A series of regulations, framed for the safety of railway workers, was yesterday confirmed by the Railway and Canal Commissioners consisting of Mr James Wright, Viscount Cobham, and Sir F. Peel. the regulations were drafted by the Board of Trade, under the Prevention of Accidents Act, 1900. to several of them opposition was offered by Mr Cripps, K.C., on behalf of the railway companies; whilst the objections were resisted by the Attorney-General (Sir Robert Finlay) on behalf of the Board of Trade; Mr Artemus Jones and Mr E. Browne, on behalf of Mr Bell, M.P., as representing the railway workers of the United Kingdom. Most of the rules confirmed dealt with points which turned on fatal accidents among railway workers. “Propping” and “tow-roping” and moving wheels by means of poles and ropes are prohibited, 11 men having been killed and 433 injured in 1901. In the same period 1 man was killed and 112 injured whilst attending to ground points. In future all point rods and signal wires which are a source of danger to shunters must be covered and guarded, and ground levers so placed as to leave the shunters using them clear of adjacent lines. For the protection of drivers and stokers, all tool boxes must be within their easy reach whilst the engine is in motion and water gauges provided on engines and tenders to indicate the amount of water in the tanks. In 1901, 20 men were killed and 78 injured by falling off engines during the travelling of trains. ten men were killed and 260 injured whilst getting on or off engines when travelling; and 9 killed and 56 injured by coming in contact with over bridges and structures on the side of the line. Rule 9 requires all brakesmen travelling beyond station limits to be provided with brake vans. In 1901, 4 men were killed and 36 injured during shunting operations; 20 were injured whilst passing over buffers whilst shunting, and 4 killed and 234 injured in getting on or off, by falling off engines or waggons. In future, according to rule 10, railway companies must provide specific persons and apparatus to warn permanent way-men on the line of any engines or waggons approaching them. From this cause in 1901 the fatalities were numerous – 95 killed and 117 injured whilst working on the permanent way and sidings: 164 killed and 30 injured whilst walking or standing on the way home or to work. The only rule not confirmed by the Commissioners was Rule 1, which provided trucks should be provided with brake levers on both sides, so that the brake can be applied or released from either side. This was referred back to the Board of Trade in view of the objection of the railway companies. 

– Edinburgh Evening News, Wednesday 30th July, 1902, p.3.



   Last night about half-past nine o’clock James Hay (49), labourer, Ayr, was killed on the railway near Ayr passenger station. The driver of an engine shunting to the water column felt his engine going over an obstruction, and on going back found Hay lying decapitated. the body was lying between the rails, and otherwise bore no marks of injury.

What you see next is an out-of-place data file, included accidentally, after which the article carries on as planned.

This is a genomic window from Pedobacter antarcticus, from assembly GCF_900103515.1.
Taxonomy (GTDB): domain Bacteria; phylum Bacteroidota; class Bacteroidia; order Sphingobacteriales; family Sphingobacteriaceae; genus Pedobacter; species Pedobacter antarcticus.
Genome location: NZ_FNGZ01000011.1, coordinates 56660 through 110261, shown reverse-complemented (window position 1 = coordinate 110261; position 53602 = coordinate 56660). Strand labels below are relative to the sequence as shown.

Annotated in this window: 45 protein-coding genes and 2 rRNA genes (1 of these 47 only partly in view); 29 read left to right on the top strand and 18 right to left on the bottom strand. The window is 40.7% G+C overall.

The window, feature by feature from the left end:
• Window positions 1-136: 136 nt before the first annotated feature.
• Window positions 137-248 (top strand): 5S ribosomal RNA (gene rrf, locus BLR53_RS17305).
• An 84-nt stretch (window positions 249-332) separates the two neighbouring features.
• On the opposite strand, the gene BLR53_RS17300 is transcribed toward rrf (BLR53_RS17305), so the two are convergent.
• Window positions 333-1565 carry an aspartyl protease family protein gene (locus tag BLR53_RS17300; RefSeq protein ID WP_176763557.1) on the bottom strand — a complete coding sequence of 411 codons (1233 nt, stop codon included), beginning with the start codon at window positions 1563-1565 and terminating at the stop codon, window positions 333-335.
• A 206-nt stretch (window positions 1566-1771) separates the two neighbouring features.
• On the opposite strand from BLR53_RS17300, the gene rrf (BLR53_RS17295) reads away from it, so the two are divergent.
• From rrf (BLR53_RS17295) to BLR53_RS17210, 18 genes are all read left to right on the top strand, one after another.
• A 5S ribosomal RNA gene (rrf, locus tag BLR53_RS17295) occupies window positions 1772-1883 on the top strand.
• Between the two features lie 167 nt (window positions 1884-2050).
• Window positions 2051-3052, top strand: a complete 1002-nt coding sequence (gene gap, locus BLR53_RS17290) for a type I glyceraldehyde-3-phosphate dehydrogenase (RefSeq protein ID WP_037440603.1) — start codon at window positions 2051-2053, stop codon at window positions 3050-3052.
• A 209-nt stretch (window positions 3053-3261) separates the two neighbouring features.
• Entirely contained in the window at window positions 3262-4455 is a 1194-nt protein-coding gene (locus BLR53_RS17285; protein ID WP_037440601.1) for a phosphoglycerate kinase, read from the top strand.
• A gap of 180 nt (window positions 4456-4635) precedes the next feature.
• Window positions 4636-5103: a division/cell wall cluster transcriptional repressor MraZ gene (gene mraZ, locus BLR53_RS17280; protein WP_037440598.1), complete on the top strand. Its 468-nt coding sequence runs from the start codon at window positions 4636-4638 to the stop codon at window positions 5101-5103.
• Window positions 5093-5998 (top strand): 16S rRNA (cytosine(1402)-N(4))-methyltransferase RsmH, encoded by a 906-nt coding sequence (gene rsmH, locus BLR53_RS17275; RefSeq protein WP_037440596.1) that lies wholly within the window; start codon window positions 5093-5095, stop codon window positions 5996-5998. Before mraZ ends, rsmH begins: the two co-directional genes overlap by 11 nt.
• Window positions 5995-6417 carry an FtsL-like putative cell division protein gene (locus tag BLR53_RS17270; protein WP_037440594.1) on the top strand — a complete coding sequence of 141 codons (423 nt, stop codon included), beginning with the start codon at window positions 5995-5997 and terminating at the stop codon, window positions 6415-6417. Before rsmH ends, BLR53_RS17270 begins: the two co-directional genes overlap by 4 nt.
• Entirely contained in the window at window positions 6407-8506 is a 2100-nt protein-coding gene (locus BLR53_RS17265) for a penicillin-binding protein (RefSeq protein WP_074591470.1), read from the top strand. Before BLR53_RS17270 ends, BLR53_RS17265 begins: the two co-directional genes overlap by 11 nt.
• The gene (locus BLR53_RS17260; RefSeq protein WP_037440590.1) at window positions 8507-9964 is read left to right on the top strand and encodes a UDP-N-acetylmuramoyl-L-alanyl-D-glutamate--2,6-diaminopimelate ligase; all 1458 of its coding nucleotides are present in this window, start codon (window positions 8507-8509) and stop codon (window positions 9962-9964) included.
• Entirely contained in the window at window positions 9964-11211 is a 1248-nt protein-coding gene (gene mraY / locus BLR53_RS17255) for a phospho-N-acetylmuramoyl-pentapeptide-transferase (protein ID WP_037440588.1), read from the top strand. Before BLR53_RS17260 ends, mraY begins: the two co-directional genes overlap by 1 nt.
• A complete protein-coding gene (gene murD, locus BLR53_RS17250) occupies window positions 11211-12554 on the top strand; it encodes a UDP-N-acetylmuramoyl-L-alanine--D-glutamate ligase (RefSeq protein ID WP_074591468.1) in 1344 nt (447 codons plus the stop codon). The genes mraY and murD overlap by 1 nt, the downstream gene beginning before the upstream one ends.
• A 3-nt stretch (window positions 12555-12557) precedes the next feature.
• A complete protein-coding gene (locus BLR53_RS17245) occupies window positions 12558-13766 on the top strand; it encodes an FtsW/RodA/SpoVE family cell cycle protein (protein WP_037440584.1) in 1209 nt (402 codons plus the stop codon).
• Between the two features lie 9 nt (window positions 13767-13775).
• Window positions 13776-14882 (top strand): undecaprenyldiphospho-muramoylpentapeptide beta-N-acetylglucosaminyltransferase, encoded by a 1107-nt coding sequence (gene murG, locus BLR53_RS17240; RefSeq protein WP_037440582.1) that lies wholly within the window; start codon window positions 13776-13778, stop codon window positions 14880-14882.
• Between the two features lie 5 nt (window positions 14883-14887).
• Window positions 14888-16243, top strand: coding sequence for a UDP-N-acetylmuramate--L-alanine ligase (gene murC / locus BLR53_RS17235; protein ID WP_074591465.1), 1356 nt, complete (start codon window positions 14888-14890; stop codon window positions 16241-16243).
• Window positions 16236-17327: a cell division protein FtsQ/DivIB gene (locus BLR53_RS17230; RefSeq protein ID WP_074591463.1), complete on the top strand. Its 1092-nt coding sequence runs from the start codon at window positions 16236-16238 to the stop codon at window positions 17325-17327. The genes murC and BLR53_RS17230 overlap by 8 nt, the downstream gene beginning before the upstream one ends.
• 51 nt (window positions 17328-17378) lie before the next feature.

– Dundee Evening Telegraph, Thursday 31st July, 1902, p.3.









   Our own correspondent, wiring to-day, says:- The breakdown on the Caledonian Railway at Larbert last night was more serious than at first reported. It appears that an Aberdeen fish train, whilst leaving Larbert Station for Greenhill, left the metals. the engine kept the rails, but the guard’s van was thrown on its side and every one of the 13 trucks wrenched off their wheels and hurled in every direction, their contents strewing the line and forming a scene of indescribable confusion. Though the guard was in his van he was not hurt, nor, indeed, was any person injured. An Edinburgh train entering the station ran a narrow escape of being cut in two. Both lines were blocked. and passengers from Glasgow had to be transferred for the North to another train. the Euston midnight mail from Stirling was sent round by the Forth bridge and Edinburgh over the North British Line. The road is just cleared. 



   Our Perth correspondent says:- Last night another serious railway accident occurred at Larbert whereby great damage was done to the permanent way and great inconvenience caused. While the 8.5 fish train from Perth to London was passing Larbert it is supposed that one of the axles broke, throwing the vehicles on to the down line. Just at that time the 9.10 p.m. from Edinburgh Waverley was coming up, and it dashed into the derailed trucks. The engine of the Edinburgh train and one or two carriages were derailed, and the permanent way torn up. A woman in the Edinburgh train complained of being hurt. The breakdown gangs from Stirling and Motherwell were soon on the spot, and commenced to repair the damage. A relief train was run between Perth and Larbert, and the passengers were conveyed to Perth in that train. Specials were run to Dundee and Aberdeen, the former leaving at 3.5 a.m. and the latter at 3.7. The breakdown gang managed to get one line clear, and the trains were afterwards run on the single line, reaching Perth between seven and eight o’clock this morning. 

– Dundee Evening Telegraph, Thursday 31st July, 1902, p.5.


   PECULIAR FATALITY AT LARKHALL. – Alexander Milne (28), labourer, who lived at King Street, Stonehouse, died yesterday from severe internal injuries received the previous day near Broomhill Viaduct, Larkhall. Milne, who had been to the contractor’s store for bolts, got a lift from the driver of a pug engine back to the Viaduct. On the engine stopping, the momentum caused Milne to be carried further along the line, with the result that he was crushed between the engine and the leg of a crane projecting from a truck. 

   SERIOUS ACCIDENT AT COWLAIRS, GLASGOW. – James McIver, a railway constable, residing at 151 Petershill road, while on duty yesterday morning at Cowlairs Railway Station, got crushed between the buffers of two sets of waggons which were being shunted. His jaw was fractured, and his left collar bone and several ribs broken. 

– The Scotsman, Thursday 31st July, 1902, p.4.